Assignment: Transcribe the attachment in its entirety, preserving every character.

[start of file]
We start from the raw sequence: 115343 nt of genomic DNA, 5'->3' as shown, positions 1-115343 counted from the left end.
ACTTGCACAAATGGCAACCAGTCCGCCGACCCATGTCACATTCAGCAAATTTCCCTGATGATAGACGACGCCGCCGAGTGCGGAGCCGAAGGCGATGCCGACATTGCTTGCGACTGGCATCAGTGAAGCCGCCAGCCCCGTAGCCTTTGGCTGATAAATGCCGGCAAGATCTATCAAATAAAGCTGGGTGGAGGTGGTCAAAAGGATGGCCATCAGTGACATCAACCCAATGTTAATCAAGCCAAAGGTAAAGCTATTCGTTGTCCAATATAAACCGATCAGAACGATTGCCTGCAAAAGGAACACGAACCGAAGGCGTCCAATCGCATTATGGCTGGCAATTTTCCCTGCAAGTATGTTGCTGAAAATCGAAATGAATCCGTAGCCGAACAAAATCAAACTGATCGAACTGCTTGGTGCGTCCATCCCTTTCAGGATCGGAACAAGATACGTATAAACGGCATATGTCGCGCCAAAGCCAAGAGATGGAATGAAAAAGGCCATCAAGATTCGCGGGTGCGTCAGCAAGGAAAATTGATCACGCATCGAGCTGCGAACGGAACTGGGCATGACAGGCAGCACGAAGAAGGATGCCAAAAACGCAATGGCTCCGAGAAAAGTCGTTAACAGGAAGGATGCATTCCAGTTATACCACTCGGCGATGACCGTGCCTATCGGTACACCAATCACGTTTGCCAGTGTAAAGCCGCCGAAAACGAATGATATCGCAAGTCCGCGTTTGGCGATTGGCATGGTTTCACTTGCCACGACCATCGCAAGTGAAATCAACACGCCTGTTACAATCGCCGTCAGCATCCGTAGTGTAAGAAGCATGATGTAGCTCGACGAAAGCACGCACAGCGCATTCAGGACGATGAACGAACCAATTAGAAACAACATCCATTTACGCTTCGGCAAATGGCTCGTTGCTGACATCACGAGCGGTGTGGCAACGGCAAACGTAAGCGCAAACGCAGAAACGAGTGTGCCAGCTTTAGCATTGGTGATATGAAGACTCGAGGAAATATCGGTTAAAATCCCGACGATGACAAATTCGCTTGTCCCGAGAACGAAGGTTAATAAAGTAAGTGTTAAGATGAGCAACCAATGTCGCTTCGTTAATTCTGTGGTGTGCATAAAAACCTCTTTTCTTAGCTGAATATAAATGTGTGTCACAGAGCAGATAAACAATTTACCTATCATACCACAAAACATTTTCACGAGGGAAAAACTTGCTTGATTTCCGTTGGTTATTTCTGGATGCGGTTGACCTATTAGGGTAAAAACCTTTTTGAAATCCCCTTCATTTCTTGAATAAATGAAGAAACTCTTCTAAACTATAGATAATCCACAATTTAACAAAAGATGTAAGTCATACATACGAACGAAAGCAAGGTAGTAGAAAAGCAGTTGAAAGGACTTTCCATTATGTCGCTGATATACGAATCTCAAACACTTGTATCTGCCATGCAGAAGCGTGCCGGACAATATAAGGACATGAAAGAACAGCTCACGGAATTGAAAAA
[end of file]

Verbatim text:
We start from the raw sequence: 115343 nt of genomic DNA, 5'->3' as shown, positions 1-115343 counted from the left end.
ACTTGCACAAATGGCAACCAGTCCGCCGACCCATGTCACATTCAGCAAATTTCCCTGATGATAGACGACGCCGCCGAGTGCGGAGCCGAAGGCGATGCCGACATTGCTTGCGACTGGCATCAGTGAAGCCGCCAGCCCCGTAGCCTTTGGCTGATAAATGCCGGCAAGATCTATCAAATAAAGCTGGGTGGAGGTGGTCAAAAGGATGGCCATCAGTGACATCAACCCAATGTTAATCAAGCCAAAGGTAAAGCTATTCGTTGTCCAATATAAACCGATCAGAACGATTGCCTGCAAAAGGAACACGAACCGAAGGCGTCCAATCGCATTATGGCTGGCAATTTTCCCTGCAAGTATGTTGCTGAAAATCGAAATGAATCCGTAGCCGAACAAAATCAAACTGATCGAACTGCTTGGTGCGTCCATCCCTTTCAGGATCGGAACAAGATACGTATAAACGGCATATGTCGCGCCAAAGCCAAGAGATGGAATGAAAAAGGCCATCAAGATTCGCGGGTGCGTCAGCAAGGAAAATTGATCACGCATCGAGCTGCGAACGGAACTGGGCATGACAGGCAGCACGAAGAAGGATGCCAAAAACGCAATGGCTCCGAGAAAAGTCGTTAACAGGAAGGATGCATTCCAGTTATACCACTCGGCGATGACCGTGCCTATCGGTACACCAATCACGTTTGCCAGTGTAAAGCCGCCGAAAACGAATGATATCGCAAGTCCGCGTTTGGCGATTGGCATGGTTTCACTTGCCACGACCATCGCAAGTGAAATCAACACGCCTGTTACAATCGCCGTCAGCATCCGTAGTGTAAGAAGCATGATGTAGCTCGACGAAAGCACGCACAGCGCATTCAGGACGATGAACGAACCAATTAGAAACAACATCCATTTACGCTTCGGCAAATGGCTCGTTGCTGACATCACGAGCGGTGTGGCAACGGCAAACGTAAGCGCAAACGCAGAAACGAGTGTGCCAGCTTTAGCATTGGTGATATGAAGACTCGAGGAAATATCGGTTAAAATCCCGACGATGACAAATTCGCTTGTCCCGAGAACGAAGGTTAATAAAGTAAGTGTTAAGATGAGCAACCAATGTCGCTTCGTTAATTCTGTGGTGTGCATAAAAACCTCTTTTCTTAGCTGAATATAAATGTGTGTCACAGAGCAGATAAACAATTTACCTATCATACCACAAAACATTTTCACGAGGGAAAAACTTGCTTGATTTCCGTTGGTTATTTCTGGATGCGGTTGACCTATTAGGGTAAAAACCTTTTTGAAATCCCCTTCATTTCTTGAATAAATGAAGAAACTCTTCTAAACTATAGATAATCCACAATTTAACAAAAGATGTAAGTCATACATACGAACGAAAGCAAGGTAGTAGAAAAGCAGTTGAAAGGACTTTCCATTATGTCGCTGATATACGAATCTCAAACACTTGTATCTGCCATGCAGAAGCGTGCCGGACAATATAAGGACATGAAAGAACAGCTCACGGAATTGAAAAA